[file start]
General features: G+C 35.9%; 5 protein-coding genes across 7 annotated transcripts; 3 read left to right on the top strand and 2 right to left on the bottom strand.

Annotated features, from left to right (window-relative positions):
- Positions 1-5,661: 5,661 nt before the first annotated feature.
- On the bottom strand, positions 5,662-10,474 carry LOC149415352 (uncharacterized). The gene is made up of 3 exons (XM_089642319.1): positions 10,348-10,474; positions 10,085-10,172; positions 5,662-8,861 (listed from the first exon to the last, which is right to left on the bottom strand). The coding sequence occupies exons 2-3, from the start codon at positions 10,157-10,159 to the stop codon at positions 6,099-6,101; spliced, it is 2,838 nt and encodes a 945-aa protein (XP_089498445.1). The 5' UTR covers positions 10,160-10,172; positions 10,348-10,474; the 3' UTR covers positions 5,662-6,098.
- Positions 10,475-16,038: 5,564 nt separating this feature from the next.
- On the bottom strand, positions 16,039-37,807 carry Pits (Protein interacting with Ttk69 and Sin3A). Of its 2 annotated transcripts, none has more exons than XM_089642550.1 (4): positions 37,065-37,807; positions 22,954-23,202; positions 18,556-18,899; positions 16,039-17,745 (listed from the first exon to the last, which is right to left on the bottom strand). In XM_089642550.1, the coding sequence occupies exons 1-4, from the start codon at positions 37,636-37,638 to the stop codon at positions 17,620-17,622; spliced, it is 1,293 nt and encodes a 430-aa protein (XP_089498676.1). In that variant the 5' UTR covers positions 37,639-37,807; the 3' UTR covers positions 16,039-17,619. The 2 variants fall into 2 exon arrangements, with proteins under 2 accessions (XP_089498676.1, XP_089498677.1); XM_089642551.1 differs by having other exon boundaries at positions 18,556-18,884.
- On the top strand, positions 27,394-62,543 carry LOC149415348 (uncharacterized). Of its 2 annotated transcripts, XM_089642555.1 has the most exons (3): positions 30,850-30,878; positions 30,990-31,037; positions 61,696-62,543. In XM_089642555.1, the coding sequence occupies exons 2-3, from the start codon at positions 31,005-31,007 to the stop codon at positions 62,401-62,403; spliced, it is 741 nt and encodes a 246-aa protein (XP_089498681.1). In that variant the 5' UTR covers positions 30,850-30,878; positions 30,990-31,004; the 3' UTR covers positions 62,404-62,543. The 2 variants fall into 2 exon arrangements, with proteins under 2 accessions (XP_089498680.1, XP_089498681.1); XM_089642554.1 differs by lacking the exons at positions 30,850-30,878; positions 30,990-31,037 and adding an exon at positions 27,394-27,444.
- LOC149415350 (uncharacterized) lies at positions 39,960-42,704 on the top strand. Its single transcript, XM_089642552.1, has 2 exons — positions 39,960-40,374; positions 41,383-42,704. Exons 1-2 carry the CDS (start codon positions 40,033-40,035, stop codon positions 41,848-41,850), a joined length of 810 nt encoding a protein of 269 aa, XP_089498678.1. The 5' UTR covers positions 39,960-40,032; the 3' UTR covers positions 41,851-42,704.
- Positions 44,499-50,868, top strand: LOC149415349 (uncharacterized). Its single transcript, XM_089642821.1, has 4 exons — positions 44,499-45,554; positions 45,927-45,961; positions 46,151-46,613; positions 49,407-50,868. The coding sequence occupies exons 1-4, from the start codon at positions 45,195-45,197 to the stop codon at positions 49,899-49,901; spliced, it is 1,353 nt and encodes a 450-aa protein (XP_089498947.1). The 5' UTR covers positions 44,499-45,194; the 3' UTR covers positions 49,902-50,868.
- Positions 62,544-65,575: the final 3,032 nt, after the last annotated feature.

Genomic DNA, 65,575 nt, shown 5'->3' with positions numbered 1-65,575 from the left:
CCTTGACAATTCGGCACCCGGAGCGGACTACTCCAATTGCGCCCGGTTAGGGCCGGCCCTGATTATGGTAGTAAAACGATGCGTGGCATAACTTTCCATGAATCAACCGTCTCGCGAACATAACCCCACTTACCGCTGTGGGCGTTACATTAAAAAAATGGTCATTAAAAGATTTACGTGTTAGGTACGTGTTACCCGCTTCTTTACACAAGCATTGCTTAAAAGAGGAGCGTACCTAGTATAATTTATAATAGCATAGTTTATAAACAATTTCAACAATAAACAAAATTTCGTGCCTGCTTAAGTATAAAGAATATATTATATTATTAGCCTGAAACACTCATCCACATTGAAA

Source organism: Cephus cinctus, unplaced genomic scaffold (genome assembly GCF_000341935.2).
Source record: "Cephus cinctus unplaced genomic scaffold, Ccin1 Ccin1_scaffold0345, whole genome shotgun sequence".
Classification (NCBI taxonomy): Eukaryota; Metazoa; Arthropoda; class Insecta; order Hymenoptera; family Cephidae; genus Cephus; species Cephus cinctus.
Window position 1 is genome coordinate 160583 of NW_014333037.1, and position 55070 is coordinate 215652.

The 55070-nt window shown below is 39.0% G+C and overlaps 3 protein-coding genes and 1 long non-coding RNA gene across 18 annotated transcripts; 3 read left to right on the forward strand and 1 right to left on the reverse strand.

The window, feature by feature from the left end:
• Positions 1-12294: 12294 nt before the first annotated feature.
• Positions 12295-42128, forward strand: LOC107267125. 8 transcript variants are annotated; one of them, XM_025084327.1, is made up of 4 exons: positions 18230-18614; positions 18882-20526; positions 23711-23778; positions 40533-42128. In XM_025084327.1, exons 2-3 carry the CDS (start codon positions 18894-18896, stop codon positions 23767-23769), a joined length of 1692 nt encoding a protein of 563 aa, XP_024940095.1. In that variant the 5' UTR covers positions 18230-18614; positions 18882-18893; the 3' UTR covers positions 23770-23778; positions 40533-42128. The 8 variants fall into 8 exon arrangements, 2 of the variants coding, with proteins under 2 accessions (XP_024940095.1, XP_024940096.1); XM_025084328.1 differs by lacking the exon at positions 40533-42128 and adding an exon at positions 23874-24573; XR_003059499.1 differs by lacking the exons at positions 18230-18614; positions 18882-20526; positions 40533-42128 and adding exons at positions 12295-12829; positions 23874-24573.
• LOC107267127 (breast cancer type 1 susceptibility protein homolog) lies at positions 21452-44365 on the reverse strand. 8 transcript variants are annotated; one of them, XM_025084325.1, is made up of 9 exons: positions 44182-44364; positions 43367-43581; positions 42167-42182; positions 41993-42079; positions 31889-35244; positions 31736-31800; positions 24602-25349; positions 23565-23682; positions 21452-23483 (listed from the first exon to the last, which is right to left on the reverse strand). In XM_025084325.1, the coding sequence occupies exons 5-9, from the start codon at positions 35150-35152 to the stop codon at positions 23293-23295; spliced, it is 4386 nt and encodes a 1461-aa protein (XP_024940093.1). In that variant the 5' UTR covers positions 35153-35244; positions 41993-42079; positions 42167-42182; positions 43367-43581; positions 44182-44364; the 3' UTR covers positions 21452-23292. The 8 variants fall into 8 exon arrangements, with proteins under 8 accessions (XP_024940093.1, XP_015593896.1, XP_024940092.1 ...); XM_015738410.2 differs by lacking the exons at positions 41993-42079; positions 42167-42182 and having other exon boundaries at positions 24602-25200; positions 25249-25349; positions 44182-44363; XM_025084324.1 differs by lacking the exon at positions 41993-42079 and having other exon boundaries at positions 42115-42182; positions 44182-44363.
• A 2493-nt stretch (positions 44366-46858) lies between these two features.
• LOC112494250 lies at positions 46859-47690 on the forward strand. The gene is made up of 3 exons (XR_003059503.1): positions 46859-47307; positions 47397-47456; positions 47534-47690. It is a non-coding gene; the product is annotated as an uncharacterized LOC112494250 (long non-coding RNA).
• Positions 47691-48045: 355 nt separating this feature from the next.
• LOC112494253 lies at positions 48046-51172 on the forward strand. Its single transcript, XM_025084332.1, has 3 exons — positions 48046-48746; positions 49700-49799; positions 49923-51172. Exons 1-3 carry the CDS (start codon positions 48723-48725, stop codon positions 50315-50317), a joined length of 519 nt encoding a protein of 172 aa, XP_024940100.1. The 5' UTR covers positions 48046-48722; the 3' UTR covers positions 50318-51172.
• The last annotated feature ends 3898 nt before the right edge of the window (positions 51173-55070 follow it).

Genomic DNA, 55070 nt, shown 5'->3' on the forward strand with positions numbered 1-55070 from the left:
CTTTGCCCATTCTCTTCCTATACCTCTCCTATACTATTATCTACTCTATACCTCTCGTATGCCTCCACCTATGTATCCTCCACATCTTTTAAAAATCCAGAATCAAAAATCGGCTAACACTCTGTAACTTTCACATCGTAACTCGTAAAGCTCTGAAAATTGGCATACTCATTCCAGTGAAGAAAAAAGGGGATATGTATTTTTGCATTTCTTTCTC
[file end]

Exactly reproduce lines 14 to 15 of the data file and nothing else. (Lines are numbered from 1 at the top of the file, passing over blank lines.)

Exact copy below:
Source record: "Cephus cinctus unplaced genomic scaffold, Ccin1 Ccin1_scaffold0345, whole genome shotgun sequence".
Classification (NCBI taxonomy): Eukaryota; Metazoa; Arthropoda; class Insecta; order Hymenoptera; family Cephidae; genus Cephus; species Cephus cinctus.